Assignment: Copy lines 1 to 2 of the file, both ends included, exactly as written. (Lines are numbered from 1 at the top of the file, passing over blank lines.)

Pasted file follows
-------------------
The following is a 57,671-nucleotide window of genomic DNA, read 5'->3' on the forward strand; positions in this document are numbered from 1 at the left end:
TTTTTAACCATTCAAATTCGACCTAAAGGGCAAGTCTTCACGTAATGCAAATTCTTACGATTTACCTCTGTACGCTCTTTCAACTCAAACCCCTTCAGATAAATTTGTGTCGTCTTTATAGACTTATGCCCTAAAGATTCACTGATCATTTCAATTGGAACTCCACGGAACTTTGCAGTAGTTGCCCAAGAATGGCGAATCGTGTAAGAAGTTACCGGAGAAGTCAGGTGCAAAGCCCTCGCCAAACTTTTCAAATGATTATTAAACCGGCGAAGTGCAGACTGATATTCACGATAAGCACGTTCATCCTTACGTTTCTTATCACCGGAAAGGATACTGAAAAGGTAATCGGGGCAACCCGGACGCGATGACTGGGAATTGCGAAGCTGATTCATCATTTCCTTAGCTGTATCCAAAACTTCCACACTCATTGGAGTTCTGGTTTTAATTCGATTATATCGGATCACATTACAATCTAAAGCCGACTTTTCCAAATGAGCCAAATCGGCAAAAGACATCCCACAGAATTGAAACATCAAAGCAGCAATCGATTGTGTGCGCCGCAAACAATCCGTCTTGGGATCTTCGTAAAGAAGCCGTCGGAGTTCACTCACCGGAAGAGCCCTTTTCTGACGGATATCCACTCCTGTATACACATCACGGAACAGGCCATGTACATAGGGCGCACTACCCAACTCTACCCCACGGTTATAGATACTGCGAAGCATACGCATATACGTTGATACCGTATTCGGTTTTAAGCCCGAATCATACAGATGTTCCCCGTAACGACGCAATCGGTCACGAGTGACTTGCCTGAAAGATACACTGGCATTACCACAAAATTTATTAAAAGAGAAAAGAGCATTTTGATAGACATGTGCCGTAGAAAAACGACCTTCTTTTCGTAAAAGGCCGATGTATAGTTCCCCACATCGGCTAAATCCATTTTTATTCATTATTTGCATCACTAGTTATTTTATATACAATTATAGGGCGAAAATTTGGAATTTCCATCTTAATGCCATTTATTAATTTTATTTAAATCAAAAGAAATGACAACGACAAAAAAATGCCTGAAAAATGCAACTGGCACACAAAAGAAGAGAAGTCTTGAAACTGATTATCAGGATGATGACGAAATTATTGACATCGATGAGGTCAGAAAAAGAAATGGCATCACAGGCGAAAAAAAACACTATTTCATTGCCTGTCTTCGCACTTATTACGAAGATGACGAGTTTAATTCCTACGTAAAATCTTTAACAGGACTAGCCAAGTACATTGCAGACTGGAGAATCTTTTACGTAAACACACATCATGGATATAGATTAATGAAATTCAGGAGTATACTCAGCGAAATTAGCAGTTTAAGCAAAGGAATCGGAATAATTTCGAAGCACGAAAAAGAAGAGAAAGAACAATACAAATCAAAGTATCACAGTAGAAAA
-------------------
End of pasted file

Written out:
The following is a 57,671-nucleotide window of genomic DNA, read 5'->3' on the forward strand; positions in this document are numbered from 1 at the left end:
TTTTTAACCATTCAAATTCGACCTAAAGGGCAAGTCTTCACGTAATGCAAATTCTTACGATTTACCTCTGTACGCTCTTTCAACTCAAACCCCTTCAGATAAATTTGTGTCGTCTTTATAGACTTATGCCCTAAAGATTCACTGATCATTTCAATTGGAACTCCACGGAACTTTGCAGTAGTTGCCCAAGAATGGCGAATCGTGTAAGAAGTTACCGGAGAAGTCAGGTGCAAAGCCCTCGCCAAACTTTTCAAATGATTATTAAACCGGCGAAGTGCAGACTGATATTCACGATAAGCACGTTCATCCTTACGTTTCTTATCACCGGAAAGGATACTGAAAAGGTAATCGGGGCAACCCGGACGCGATGACTGGGAATTGCGAAGCTGATTCATCATTTCCTTAGCTGTATCCAAAACTTCCACACTCATTGGAGTTCTGGTTTTAATTCGATTATATCGGATCACATTACAATCTAAAGCCGACTTTTCCAAATGAGCCAAATCGGCAAAAGACATCCCACAGAATTGAAACATCAAAGCAGCAATCGATTGTGTGCGCCGCAAACAATCCGTCTTGGGATCTTCGTAAAGAAGCCGTCGGAGTTCACTCACCGGAAGAGCCCTTTTCTGACGGATATCCACTCCTGTATACACATCACGGAACAGGCCATGTACATAGGGCGCACTACCCAACTCTACCCCACGGTTATAGATACTGCGAAGCATACGCATATACGTTGATACCGTATTCGGTTTTAAGCCCGAATCATACAGATGTTCCCCGTAACGACGCAATCGGTCACGAGTGACTTGCCTGAAAGATACACTGGCATTACCACAAAATTTATTAAAAGAGAAAAGAGCATTTTGATAGACATGTGCCGTAGAAAAACGACCTTCTTTTCGTAAAAGGCCGATGTATAGTTCCCCACATCGGCTAAATCCATTTTTATTCATTATTTGCATCACTAGTTATTTTATATACAATTATAGGGCGAAAATTTGGAATTTCCATCTTAATGCCATTTATTAATTTTATTTAAATCAAAAGAAATGACAACGACAAAAAAATGCCTGAAAAATGCAACTGGCACACAAAAGAAGAGAAGTCTTGAAACTGATTATCAGGATGATGACGAAATTATTGACATCGATGAGGTCAGAAAAAGAAATGGCATCACAGGCGAAAAAAAACACTATTTCATTGCCTGTCTTCGCACTTATTACGAAGATGACGAGTTTAATTCCTACGTAAAATCTTTAACAGGACTAGCCAAGTACATTGCAGACTGGAGAATCTTTTACGTAAACACACATCATGGATATAGATTAATGAAATTCAGGAGTATACTCAGCGAAATTAGCAGTTTAAGCAAAGGAATCGGAATAATTTCGAAGCACGAAAAAGAAGAGAAAGAACAATACAAATCAAAGTATCACAGTAGAAAA